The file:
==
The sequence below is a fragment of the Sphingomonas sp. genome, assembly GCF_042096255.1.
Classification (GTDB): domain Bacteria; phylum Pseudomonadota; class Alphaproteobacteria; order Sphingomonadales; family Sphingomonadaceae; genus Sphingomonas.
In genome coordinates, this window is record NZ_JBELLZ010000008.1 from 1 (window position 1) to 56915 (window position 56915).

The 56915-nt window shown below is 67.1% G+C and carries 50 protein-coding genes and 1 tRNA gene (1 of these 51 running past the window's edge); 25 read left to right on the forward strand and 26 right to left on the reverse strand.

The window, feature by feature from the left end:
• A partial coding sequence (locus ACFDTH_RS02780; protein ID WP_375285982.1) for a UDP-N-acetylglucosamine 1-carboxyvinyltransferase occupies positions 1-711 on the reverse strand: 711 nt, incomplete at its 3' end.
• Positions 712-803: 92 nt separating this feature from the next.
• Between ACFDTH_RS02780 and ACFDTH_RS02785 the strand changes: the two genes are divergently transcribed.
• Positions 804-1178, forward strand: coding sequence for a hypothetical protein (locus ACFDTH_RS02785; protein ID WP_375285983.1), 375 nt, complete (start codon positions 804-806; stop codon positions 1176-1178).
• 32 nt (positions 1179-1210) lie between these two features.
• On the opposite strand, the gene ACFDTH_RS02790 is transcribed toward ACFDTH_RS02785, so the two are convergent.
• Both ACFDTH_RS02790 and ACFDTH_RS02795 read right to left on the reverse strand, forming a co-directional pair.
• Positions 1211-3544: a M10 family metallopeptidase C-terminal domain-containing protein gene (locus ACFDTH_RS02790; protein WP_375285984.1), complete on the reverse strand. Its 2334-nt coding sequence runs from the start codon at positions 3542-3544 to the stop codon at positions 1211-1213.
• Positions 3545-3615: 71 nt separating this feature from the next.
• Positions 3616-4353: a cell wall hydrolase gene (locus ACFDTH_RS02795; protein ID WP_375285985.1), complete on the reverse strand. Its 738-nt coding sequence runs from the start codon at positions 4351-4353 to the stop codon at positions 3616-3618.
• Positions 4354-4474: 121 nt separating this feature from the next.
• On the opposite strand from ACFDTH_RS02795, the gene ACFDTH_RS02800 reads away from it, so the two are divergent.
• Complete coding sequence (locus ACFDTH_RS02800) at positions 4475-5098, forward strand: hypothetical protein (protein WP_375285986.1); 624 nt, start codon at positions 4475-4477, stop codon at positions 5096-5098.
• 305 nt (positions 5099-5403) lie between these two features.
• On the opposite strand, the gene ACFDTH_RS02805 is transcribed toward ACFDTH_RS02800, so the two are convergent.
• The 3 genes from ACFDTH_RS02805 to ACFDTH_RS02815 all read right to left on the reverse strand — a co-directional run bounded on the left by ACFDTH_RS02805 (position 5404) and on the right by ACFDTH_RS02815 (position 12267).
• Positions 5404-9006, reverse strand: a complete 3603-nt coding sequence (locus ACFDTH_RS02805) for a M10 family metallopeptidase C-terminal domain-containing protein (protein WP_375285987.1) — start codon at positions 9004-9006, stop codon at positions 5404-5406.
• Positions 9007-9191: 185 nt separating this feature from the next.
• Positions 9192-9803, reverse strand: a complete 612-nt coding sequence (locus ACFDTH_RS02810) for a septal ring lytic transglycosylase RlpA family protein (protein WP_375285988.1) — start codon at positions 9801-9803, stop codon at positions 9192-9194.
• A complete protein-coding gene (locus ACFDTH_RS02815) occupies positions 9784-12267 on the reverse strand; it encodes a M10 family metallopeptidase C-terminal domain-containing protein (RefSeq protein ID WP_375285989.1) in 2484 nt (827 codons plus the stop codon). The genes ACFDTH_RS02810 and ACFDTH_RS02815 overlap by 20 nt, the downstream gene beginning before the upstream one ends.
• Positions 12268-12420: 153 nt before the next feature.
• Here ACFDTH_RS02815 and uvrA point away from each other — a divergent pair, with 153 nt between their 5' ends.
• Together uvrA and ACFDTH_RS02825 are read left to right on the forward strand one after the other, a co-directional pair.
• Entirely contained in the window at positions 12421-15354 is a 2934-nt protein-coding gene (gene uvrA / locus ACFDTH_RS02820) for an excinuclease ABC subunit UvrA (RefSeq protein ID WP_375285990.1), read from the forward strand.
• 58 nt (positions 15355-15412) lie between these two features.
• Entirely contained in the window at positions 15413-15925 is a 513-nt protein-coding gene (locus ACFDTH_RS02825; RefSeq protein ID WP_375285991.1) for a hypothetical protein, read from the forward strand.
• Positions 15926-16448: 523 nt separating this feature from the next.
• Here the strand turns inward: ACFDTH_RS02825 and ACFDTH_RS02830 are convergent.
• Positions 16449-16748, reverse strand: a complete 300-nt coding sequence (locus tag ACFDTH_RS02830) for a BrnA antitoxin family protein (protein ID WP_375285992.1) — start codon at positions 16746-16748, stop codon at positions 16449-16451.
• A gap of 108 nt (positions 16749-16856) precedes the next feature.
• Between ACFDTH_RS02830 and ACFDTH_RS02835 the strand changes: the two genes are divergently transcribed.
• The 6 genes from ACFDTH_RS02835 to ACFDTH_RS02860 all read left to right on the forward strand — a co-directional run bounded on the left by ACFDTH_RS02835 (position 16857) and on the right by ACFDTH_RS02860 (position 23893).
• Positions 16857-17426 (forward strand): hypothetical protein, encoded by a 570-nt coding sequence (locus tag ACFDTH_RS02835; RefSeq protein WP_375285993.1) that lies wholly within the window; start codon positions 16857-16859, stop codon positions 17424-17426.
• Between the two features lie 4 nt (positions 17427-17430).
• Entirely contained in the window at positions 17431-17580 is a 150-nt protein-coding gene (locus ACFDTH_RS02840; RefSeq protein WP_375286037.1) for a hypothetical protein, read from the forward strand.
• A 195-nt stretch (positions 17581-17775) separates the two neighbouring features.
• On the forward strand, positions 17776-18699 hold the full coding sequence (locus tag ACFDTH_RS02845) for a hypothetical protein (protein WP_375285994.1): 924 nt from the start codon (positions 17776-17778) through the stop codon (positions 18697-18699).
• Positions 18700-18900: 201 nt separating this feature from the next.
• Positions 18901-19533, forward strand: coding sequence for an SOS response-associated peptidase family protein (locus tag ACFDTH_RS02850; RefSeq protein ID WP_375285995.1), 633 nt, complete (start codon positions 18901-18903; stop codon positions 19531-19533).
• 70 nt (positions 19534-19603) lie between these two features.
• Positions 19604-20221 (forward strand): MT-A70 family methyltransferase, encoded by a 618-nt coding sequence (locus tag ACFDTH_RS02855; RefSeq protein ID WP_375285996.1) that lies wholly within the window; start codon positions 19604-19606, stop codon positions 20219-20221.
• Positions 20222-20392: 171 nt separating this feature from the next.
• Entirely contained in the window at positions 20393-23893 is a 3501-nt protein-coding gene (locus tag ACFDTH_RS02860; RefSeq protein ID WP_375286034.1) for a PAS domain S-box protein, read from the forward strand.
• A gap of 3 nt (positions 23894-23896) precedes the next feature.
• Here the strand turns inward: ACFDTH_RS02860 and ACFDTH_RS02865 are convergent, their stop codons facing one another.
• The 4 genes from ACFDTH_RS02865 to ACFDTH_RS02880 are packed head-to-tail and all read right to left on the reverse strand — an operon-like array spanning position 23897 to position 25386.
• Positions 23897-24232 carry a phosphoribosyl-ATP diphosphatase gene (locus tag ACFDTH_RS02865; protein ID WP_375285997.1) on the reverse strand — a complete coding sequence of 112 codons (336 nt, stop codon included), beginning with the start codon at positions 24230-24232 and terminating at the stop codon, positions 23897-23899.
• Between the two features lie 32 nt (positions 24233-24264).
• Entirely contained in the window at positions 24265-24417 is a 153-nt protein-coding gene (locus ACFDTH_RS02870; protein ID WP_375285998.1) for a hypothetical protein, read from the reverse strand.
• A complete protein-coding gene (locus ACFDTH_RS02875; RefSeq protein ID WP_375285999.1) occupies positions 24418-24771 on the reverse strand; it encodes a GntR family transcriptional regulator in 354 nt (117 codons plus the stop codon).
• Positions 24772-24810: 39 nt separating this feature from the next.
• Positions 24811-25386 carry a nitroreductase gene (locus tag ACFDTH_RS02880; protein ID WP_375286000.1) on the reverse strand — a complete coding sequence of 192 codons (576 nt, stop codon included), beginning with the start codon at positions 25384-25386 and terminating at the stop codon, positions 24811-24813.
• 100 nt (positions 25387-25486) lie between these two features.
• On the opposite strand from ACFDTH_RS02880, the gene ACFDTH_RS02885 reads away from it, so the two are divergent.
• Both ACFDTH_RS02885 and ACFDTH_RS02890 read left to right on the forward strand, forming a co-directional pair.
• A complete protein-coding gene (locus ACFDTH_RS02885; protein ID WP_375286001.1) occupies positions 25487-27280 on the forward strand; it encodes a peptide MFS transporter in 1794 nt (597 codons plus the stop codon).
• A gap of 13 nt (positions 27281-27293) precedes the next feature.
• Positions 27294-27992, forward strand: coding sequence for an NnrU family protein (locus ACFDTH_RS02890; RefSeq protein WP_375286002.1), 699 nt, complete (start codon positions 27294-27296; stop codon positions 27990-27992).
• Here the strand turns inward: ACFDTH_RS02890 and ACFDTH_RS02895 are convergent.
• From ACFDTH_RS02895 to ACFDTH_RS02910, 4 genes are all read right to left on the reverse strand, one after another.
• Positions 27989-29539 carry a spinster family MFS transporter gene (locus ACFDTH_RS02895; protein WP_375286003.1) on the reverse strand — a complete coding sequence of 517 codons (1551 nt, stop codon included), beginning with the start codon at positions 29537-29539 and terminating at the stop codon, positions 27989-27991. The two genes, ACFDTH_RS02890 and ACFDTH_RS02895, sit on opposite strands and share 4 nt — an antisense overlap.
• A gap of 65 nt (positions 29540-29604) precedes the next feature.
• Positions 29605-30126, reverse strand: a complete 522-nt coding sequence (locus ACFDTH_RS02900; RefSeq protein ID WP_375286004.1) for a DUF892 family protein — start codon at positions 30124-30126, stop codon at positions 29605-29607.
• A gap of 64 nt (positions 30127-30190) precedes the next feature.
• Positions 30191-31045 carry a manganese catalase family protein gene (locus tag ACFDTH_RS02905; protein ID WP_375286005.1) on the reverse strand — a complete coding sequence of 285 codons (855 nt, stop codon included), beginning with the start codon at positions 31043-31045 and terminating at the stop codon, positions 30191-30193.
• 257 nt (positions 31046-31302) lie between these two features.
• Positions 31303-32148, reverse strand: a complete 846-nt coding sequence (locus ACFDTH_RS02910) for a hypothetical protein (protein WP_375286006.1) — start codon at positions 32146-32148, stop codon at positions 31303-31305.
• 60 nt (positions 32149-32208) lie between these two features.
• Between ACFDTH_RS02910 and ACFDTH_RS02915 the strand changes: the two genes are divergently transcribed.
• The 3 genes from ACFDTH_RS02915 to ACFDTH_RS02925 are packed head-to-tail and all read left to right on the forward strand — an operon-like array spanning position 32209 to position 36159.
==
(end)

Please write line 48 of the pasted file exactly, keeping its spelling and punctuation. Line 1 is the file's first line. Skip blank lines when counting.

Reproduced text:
• Entirely contained in the window at positions 20393-23893 is a 3501-nt protein-coding gene (locus tag ACFDTH_RS02860; RefSeq protein ID WP_375286034.1) for a PAS domain S-box protein, read from the forward strand.